The restaurant spreads before you, six steps below ground: sawdust floors, lines of people, painted menus and neon beer signs on the walls. The lines--at peak hours there are 10 of them, each up to 20 people long--weave between the tables where scores of others are eating, oblivious to the crush. Pick a line and wait your turn.
When you reach the counter, you don't need to consult the menu on the wall, of course. You've been here before. You make it short and snappy--"Beef, double dip. Coleslaw, blueberry pie, coffee."
For The Record
Los Angeles Times Wednesday, April 23, 2008 Home Edition Main News Part A Page 2 National Desk 1 inches; 41 words Type of Material: Correction
Philippe's: In the Los Angeles Times Magazine's April 6 issue, a caption with an article about Philippe the Original misspelled the last name of a woman who has worked at the restaurant for 38 years. She is Juanita Gonzalez, not Gonzales.
For The Record
Los Angeles Times Sunday, May 04, 2008 Home Edition Los Angeles Times Magazine Part I Page 14 Lat Magazine Desk 1 inches; 21 words Type of Material: Correction
Philippe's: A caption accompanying "The Big Dipper" in the April 6 issue referred to Juanita Gonzales. The correct spelling is Gonzalez.
This is Philippe the Original, an L.A. institution that will be 100 years old in October. It has been serving French dip sandwiches--single-, double- and even triple-dipped--for 90 of those years.
Philippe's (as everybody calls it) is in the heart of old Los Angeles. Union Station is a block away; Olvera Street skitters off to the south. Chinatown is in its backyard. And our town would be a different place without it--not just because Philippe's still manages to be one of our favorite restaurants, serving 2,200 to 3,000 customers a day on weekdays and as many as 4,000 on weekends. ("Last Saturday," says Juanita Gonzalez, who's been making sandwiches here for 20 years, "there were so many people trying to get in, they got stuck at the doors.") No, Philippe's special contribution to this town of feverish change is that it is a rock--decade after decade it seems to be the same restaurant your father or grandfather introduced you to when you were a kid.
As always, a woman in a light tan uniform sets to work putting together your order: scooping slaw, dipping both halves of a French roll in jus with a pair of tongs and assembling your sandwich on a thick, gray pulp-paper plate. She'll use the same tongs to pick up a slice of pie, and she'll get the coffee from a counter behind her.
It takes about a minute and a half. You pay cash, but don't try handing the money to her--she won't touch it. Put your payment on a little metal tray, and someone else will return it with your change. Then you'll wander around with your food and choose a seat. You can grab a stool at one of the long common tables, with lines of customers inching forward on either side of you. But if you don't want somebody's elbow in your coleslaw, continue around to the right--there's a spacious room with more common tables and some booths.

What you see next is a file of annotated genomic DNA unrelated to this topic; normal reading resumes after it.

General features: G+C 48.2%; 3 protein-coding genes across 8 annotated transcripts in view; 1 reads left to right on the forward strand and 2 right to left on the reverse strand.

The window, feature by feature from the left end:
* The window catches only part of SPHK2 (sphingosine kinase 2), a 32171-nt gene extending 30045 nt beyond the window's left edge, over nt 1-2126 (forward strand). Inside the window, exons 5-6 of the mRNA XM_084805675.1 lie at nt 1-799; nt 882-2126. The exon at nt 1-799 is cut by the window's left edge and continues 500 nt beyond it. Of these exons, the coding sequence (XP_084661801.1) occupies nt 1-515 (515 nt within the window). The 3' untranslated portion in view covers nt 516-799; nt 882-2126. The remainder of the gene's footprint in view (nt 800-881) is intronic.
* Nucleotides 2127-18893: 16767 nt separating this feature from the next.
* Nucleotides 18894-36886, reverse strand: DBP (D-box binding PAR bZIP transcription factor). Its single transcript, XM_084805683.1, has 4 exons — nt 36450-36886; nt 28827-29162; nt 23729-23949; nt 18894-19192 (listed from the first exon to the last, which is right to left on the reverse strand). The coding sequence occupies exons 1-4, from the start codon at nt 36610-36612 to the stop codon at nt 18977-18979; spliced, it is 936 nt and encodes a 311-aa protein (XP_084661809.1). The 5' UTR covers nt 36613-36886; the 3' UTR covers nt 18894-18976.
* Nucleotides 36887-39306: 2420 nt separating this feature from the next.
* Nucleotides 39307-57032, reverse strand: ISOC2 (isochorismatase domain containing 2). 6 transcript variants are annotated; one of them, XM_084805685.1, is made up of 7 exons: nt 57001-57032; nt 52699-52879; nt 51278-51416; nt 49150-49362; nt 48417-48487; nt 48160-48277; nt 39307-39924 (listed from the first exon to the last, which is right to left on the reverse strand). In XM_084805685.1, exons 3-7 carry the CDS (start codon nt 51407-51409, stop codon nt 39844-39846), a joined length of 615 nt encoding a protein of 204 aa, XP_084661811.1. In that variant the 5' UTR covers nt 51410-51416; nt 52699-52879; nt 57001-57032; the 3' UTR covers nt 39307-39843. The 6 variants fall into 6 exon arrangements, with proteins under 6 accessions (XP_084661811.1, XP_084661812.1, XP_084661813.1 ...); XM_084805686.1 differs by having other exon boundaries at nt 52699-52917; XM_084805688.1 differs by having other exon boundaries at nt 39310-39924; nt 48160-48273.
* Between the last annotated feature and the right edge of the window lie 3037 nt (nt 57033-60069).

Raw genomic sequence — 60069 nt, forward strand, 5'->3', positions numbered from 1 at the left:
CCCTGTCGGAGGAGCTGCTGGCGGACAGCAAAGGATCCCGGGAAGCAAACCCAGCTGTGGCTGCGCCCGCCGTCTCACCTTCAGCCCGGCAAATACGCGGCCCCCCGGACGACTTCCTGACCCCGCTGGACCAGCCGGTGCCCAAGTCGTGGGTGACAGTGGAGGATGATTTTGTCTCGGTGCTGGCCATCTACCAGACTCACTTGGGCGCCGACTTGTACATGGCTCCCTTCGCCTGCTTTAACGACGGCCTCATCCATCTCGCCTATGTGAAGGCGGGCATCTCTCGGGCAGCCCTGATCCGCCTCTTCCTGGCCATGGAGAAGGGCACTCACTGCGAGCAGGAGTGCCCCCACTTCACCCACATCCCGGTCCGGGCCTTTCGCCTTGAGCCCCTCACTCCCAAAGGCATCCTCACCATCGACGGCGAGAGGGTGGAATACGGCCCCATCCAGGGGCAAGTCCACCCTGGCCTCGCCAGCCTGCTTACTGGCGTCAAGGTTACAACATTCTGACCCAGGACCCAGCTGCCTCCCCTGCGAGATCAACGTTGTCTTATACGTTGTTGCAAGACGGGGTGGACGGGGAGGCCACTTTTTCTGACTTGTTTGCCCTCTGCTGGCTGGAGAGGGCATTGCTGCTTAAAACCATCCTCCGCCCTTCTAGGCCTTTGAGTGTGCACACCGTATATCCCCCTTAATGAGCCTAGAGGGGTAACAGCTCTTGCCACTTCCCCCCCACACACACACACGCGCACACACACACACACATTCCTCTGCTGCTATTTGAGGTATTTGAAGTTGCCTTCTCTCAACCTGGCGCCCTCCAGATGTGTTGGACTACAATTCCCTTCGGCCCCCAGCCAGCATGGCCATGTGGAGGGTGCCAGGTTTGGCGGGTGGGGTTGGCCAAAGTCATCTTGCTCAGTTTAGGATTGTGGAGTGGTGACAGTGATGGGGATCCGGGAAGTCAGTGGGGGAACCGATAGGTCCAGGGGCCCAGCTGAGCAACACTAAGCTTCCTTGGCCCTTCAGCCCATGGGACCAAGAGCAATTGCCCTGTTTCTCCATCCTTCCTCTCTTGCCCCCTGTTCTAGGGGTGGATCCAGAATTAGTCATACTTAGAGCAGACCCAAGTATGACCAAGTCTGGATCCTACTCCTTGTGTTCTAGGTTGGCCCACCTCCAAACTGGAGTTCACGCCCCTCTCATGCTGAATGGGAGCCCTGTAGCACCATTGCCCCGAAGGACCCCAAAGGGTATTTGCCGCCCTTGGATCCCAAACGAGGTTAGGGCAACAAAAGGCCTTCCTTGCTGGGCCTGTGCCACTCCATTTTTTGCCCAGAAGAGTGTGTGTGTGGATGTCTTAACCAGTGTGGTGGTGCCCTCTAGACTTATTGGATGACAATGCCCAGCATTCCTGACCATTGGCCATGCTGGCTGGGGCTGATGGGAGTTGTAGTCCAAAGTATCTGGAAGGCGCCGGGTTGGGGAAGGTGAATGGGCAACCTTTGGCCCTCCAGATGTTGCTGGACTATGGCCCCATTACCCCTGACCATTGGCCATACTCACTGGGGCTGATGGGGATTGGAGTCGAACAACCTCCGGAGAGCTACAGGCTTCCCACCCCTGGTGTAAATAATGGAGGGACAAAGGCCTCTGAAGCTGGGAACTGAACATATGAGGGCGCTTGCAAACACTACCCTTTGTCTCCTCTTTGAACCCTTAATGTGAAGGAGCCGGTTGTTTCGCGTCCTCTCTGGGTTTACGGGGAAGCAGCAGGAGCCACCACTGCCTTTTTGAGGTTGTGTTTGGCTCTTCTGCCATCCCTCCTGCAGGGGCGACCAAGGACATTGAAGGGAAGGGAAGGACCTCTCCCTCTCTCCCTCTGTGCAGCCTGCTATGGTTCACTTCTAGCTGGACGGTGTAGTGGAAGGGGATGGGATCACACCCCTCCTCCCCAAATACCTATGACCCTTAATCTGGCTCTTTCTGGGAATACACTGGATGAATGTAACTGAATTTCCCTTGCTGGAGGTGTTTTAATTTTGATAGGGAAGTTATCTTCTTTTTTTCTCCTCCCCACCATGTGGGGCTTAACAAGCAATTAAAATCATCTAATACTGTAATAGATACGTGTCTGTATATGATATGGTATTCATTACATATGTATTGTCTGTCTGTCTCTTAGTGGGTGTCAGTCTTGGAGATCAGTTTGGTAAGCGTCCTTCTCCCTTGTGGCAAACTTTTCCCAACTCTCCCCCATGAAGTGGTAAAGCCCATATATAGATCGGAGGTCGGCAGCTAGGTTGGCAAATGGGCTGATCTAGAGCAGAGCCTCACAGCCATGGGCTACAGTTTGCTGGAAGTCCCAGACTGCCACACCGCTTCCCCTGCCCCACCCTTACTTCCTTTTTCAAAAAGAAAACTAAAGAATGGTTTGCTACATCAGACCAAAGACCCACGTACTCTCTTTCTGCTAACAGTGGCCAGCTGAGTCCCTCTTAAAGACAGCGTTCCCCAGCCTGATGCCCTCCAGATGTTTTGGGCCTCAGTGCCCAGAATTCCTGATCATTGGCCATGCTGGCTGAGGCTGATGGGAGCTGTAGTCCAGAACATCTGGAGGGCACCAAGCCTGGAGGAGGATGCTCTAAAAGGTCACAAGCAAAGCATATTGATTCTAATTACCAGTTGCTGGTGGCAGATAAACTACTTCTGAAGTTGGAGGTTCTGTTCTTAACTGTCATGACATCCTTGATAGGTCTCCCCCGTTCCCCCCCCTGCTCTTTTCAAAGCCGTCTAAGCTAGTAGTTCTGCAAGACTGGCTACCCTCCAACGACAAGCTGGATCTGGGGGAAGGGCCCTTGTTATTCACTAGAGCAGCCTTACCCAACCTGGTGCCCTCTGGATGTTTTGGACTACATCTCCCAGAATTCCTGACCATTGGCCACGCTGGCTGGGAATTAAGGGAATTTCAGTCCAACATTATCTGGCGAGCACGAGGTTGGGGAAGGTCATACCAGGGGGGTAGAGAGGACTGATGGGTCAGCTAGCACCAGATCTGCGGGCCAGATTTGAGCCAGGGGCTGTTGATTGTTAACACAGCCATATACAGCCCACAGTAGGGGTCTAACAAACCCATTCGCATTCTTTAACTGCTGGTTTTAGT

Finally, you bite into your French dip sandwich: thin-sliced, well-done roast beef on a slightly crackling French roll sopping with rich meat juices and--of course--freshly made mustard that you have just spooned on the sandwich with care because it's pretty hot.
When you've finished the sandwich, the slaw, the generously filled pie and the coffee, you walk out. Maybe not through the door you came in, because often there are people walking down those six steps (it's nearer to the parking lots), but through the front door, between an old-fashioned candy counter and a rank of antique wooden phone booths. Glowing with contentment, you've just had a quintessential L.A. experience.
Why did you come here in the first place? For those beef, lamb and pork dip sandwiches (the turkey's pretty good too, nice and moist). And, of course, that ultrafresh coleslaw, the house-pickled beets and those gaudy magenta hard-boiled eggs, plucked from a jar of beet juice, the fruit pies, the perfect baked apples (like miniature apple pies without crust), that rare old favorite, tapioca pudding, and the refreshing tart lemonade. I might also say a word for the mild, meaty, old-school chili, a cross between gravy and beef soup, and the tuna sandwich, made with pickle relish the way Los Angeles Unified School District cafeterias did it 60 or 70 years ago.
At any given time, most customers will be having beef dips--Philippe's sells more beef than lamb, pork, turkey and ham put together. But the lamb and the pork versions definitely have their devotees.
Pork is a traditional favorite because it was one of the original dip sandwiches. The meat is irresistibly tender and juicy. Lamb is the only meat sliced at the counter by the "carvers," the women who assemble your meal. The lamb sandwich is the second-biggest seller. It's a lamb-lover's treat: chewy slices (thicker than the other meats) full of the tangy, gamy taste of lamb, softened by the rich meat flavor of the dip.
If I can add my two bits (and I'm backed up by Manager Elias Barajas, who has been working and eating at Philippe's for more than 40 years; he oversees the kitchen), the only sandwich that beats the lamb is a beef dip with blue cheese. It's almost too flavorful to bear.
Talk to some of its 73 employees, and you get the feeling this is a happy workplace. "I like working with the people. It's like a family," Gonzalez says. "Lots of carvers have worked here 22, 25, 29 years." Adding to the family feeling, six employees are second-generation.